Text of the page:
And here's the molasses black pepper slab. If you're a huge pepper fan you can crust one or both sides with coarse pepper.

  11. -06

    -06 Monkey+++

    As a kid on the farm we salt cured lots of meat. I remember the stuffed sausage hanging in long loops, hams/shoulders with heavy wires through the shanks, and side meat (bacon) hanging with it. We had a large box that we covered the meat in with salt/pepper/borax. We turned and kept the mix watched till "cured". On cold mornings it was my job to carve off slices of what ever was on the breakfast menu. Mmmm, makes my mouth water just thinking about those great days.
  12. tekdoggy

    tekdoggy Monkey

    where do you get pork bellies? do the local grocery stores carry them?
  13. ditch witch

    ditch witch resident bacon hoarder Site Supporter+

    @tekdoggy, grocery stores can get them in for you from Affiliated. I was getting mine from a butcher shop a few blocks from my house, but this batch came from an ethnic market about an hour away... I'd never seen them in the showcase before, but then that place has everything from duck feet to entire carp in their meat case.
    chelloveck likes this.
  14. ditch witch

    ditch witch resident bacon hoarder Site Supporter+

    The week and a day curing time is up!

    Take your well cured bacon out of whatever you stuck it in, and rinse it off. If you skip this you'll have bacon that's too salty to eat, so make sure you rinse it well. Once that's done, pat it dry with a paper towel and then off to the smoker!

    Edit: A lot of recipes say to put your bacon back in the fridge on a rack, uncovered, for 12-24 hours at this point, BEFORE you smoke it. I always, always forget this step, including today, and since my bacon always turns out good I'm not sure if it really matters. YMMV.


    If I have the time I use a wood fired smoker to do this, but I'm busy today so am using the pellet grill, which has a smoke setting. You want to bring the internal temp of your bacon to 150, so whether you get there in 2 hours or 8 is your call. In order to keep the heat inside the smoker down to 150 where I like it, I have to stick a little chunk of wood under the lid to keep it from closing.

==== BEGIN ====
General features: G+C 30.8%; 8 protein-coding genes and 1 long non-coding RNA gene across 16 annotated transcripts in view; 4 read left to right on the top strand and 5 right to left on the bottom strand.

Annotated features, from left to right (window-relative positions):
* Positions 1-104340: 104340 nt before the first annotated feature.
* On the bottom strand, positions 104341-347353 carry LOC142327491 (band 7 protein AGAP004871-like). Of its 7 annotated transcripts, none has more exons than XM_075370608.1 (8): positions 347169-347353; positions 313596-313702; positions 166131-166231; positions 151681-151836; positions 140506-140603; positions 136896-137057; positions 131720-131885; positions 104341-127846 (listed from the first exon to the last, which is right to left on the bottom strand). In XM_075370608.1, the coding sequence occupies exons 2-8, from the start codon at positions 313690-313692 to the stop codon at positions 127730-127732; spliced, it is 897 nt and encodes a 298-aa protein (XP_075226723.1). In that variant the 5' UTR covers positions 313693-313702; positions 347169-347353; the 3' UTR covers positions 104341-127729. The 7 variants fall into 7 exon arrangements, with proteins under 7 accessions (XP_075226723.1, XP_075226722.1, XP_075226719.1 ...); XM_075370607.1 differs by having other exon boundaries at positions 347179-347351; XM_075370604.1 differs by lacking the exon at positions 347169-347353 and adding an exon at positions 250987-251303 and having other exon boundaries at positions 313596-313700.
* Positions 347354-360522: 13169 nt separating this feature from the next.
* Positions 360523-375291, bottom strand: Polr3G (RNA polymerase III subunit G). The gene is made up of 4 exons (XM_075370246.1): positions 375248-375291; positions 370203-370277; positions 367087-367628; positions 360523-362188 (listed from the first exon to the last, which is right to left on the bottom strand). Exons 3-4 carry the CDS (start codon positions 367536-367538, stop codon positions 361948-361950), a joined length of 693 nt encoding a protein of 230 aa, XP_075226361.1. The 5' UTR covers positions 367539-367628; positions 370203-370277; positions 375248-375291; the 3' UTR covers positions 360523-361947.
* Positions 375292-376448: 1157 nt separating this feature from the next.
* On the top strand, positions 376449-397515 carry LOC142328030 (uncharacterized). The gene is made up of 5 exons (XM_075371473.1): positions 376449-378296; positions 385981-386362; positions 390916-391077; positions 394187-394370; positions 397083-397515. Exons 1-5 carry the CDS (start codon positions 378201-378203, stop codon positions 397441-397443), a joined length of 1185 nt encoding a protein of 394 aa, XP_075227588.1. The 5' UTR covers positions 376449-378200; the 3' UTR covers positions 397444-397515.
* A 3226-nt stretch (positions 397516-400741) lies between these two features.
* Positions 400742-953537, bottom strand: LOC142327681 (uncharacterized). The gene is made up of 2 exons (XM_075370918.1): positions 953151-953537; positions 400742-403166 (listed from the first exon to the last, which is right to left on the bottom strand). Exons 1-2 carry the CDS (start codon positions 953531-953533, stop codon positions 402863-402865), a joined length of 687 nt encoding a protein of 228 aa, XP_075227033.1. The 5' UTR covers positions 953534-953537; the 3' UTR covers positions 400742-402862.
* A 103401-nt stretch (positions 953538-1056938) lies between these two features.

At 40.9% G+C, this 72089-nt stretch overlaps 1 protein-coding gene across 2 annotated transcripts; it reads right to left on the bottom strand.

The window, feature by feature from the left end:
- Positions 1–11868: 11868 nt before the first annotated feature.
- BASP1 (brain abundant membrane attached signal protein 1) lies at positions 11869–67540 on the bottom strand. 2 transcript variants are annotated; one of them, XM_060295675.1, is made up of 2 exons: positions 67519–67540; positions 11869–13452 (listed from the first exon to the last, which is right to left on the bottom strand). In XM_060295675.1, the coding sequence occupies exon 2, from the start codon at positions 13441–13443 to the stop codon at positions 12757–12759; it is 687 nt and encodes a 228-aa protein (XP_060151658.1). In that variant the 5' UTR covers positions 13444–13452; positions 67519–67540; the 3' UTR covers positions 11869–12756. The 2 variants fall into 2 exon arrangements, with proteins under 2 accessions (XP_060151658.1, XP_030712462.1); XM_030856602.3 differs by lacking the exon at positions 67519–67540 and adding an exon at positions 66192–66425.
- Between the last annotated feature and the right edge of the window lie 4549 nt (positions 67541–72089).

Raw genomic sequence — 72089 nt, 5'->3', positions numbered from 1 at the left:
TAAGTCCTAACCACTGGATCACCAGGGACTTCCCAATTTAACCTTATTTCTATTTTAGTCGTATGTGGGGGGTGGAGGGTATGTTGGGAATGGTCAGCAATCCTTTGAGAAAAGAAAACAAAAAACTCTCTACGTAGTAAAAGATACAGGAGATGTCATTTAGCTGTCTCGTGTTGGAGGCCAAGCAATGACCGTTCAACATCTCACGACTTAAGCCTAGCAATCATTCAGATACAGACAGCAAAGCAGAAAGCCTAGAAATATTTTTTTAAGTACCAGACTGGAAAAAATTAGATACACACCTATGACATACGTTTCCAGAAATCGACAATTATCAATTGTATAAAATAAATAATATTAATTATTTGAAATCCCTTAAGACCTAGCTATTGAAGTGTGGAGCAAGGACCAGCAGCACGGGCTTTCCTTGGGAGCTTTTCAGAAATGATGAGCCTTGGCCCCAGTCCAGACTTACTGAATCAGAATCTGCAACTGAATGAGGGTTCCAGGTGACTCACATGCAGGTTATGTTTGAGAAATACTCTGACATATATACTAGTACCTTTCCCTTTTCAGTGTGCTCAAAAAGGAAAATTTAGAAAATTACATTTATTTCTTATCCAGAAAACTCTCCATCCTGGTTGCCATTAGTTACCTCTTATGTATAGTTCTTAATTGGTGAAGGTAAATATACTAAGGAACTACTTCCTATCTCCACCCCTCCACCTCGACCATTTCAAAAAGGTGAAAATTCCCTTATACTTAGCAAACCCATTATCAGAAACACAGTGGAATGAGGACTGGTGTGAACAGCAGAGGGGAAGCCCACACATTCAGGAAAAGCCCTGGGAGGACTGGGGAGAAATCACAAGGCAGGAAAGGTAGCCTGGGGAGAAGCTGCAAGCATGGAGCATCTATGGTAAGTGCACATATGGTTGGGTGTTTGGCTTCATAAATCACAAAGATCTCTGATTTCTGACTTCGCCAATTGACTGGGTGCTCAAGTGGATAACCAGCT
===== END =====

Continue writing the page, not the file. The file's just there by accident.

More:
So here's a peek after 2 hours smoking @150F. Maple on the left, Molasses Black Pepper on the right.


    After 4 hours the internal temp is registering 115. The maple is getting a quick baste in bourbon now, and I'll do that a few more times before it's ready to pull.


    I'll be back once we pull these and they've had time to rest.
    Last edited: Sep 27, 2014
  15. ditch witch

    ditch witch resident bacon hoarder Site Supporter+

    Six hours later they emerge from the smoker with an internal temp of 150F and somewhat thinner than when I first started with them.


    We let them rest for about a half hour, then popped them in the freezer for another 20 minutes so they'd be easier to run through the slicer. As soon as they came out, we carved the skin off. Some people take it off before they start curing but I have an ulterior motive.


    Over to the meat slicer


    Which delivered heaps 'o sliced bacon. BACON! Normally we vac seal it but I used up all our food saver bags on bell peppers the other day so it's butcher paper for now. We'll repackage them in a few days when we have time to get to the store and get bags.


    And the skin? Cut into pieces to be tossed in the fryer for chicarrones. The pork rinds you buy are usually made from boiled pork skin, but smoked is waaaay better.


    I have 6 more of these curing in the fridge now and this time I WILL remember to put them back in after the cure is done for that extra day before smoking. See if it makes any difference.
  16. VHestin

    VHestin Farm Chick

    I really hope the meat sale at local grocery store next week has pork belly. Shame on you for posting this! :p
    Ganado and ditch witch like this.
  17. Seepalaces

    Seepalaces Monkey Site Supporter+

    I have tried this, but I never seem to be able to slice it correctly. In any case, thank you so much for posting the recipe!! It's very useful!
    Ganado likes this.
  18. ghrit

    ghrit Ambulatory anachronism Administrator Founding Member

    Slicing to uniform thickness is an art, and not everyone can master it. If not mastered, it might be a jump ahead to make friends with the neighborhood butcher who has a slicing machine. (I do OK with quarter inch, but less than that is simply a series of oopses.)
    Tully Mars and chelloveck like this.
  19. Tully Mars

    Tully Mars Metal weldin' monkey Site Supporter+

    Ditto that G, there is a reason I like thick cut bacon;)
    Yard Dart and Ganado like this.
  20. VHestin

    VHestin Farm Chick

    Local butcher shop we go to, pork bellies are $5 a pound, so next month I'm gonna buy 2 pounds and try the maple bourbon cure. I'm getting each pound seperately, because I want to try one letting it sit for the 12-24 hours before smoking, and the other right away. We have brown sugar and maple syrup, we will need the MTQ/salts though. And the bourbon. I was trying to tell a friend about this recipe a few weeks ago, but it had been so long since I had said bourbon, I couldn't remember how to pronounce it. I kept saying boore-bon instead of bur-been.
    Yard Dart, Ganado and Motomom34 like this.